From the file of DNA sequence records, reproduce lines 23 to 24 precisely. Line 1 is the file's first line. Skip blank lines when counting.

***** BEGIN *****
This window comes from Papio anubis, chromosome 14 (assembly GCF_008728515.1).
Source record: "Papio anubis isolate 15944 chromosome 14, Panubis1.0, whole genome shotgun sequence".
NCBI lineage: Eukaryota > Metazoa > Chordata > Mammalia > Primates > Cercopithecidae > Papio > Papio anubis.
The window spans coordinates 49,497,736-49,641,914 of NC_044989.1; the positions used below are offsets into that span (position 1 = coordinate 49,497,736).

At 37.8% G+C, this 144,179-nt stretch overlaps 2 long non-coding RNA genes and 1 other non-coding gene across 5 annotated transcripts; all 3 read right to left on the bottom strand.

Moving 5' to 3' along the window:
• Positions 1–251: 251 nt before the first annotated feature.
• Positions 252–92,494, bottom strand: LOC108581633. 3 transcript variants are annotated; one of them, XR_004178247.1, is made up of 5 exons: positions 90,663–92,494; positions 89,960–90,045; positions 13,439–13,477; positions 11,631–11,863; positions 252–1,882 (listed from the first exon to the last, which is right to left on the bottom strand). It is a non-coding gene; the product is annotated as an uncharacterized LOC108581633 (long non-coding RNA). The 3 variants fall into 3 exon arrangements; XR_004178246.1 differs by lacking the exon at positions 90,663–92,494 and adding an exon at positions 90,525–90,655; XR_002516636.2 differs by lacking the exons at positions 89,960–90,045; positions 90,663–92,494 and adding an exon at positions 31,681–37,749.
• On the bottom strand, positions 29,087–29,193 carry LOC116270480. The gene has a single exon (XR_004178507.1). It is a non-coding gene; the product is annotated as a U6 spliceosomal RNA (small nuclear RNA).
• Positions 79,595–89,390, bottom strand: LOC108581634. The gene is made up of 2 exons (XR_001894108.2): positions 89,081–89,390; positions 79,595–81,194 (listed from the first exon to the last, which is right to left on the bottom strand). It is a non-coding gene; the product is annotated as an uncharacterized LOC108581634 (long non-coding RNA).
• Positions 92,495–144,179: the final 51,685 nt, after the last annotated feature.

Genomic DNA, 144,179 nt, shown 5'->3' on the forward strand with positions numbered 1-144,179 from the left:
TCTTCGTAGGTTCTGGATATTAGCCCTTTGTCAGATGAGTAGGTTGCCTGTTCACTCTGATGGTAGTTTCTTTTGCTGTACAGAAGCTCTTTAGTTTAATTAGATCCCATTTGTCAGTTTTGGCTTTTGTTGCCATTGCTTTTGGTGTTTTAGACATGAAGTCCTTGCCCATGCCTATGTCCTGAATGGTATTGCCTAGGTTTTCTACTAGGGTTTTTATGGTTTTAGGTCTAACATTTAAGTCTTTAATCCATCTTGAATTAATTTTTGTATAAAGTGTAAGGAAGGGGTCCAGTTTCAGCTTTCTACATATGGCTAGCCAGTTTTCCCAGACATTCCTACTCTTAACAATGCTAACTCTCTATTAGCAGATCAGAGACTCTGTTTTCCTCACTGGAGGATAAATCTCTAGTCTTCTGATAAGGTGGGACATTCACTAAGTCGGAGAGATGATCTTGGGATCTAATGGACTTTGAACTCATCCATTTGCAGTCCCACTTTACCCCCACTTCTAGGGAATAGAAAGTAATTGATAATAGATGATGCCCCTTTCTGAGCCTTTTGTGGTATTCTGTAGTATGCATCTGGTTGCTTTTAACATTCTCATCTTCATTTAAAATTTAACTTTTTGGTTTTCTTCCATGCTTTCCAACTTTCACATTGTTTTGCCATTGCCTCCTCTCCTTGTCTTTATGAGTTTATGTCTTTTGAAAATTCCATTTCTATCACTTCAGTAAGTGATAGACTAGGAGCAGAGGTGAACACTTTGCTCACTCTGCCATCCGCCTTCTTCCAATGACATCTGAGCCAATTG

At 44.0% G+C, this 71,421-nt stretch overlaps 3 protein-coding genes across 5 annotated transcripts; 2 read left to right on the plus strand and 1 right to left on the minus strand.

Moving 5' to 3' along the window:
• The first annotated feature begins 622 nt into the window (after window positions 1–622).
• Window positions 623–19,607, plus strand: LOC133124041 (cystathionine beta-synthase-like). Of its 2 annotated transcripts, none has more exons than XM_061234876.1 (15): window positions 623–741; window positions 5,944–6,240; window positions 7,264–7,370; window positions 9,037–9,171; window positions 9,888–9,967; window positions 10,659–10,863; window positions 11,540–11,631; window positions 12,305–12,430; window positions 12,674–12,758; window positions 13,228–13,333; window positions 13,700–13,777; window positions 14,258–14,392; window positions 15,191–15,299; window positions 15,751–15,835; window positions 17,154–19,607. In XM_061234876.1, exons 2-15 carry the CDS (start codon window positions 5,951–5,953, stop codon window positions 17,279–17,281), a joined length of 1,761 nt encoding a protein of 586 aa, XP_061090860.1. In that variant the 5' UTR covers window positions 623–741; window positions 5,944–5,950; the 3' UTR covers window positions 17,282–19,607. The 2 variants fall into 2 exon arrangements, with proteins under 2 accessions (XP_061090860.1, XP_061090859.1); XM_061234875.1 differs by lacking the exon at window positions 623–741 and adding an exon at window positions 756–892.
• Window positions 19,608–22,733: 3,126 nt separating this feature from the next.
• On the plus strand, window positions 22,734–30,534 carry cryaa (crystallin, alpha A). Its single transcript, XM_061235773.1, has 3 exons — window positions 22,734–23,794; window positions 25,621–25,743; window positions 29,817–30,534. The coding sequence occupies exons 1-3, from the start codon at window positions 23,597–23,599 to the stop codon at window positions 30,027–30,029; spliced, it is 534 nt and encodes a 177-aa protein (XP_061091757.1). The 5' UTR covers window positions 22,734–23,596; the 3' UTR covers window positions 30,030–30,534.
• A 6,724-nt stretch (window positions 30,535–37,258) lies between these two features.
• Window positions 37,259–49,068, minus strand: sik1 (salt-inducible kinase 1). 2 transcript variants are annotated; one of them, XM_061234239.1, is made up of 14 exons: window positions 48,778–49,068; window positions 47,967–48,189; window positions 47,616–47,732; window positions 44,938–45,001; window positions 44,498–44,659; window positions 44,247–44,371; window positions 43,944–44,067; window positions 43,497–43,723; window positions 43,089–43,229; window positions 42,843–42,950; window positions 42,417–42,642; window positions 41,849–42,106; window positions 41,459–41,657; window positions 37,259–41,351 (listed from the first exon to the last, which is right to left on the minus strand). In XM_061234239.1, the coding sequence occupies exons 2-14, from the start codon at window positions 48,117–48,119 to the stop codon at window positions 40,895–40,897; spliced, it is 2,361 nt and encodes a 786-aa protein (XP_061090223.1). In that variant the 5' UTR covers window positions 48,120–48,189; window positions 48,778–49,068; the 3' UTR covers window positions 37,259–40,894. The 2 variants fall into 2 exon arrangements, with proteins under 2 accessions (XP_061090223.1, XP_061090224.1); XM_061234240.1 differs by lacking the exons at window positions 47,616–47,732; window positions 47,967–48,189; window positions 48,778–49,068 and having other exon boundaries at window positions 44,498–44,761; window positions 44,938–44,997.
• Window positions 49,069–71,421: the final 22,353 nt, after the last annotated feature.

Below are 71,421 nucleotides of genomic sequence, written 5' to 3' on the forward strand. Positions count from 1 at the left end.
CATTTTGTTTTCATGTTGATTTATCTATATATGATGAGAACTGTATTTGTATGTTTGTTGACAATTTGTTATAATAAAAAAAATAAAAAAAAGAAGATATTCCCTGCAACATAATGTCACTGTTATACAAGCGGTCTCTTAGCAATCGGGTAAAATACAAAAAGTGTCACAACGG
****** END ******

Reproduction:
Below are 71,421 nucleotides of genomic sequence, written 5' to 3' on the forward strand. Positions count from 1 at the left end.
CATTTTGTTTTCATGTTGATTTATCTATATATGATGAGAACTGTATTTGTATGTTTGTTGACAATTTGTTATAATAAAAAAAATAAAAAAAAGAAGATATTCCCTGCAACATAATGTCACTGTTATACAAGCGGTCTCTTAGCAATCGGGTAAAATACAAAAAGTGTCACAACGG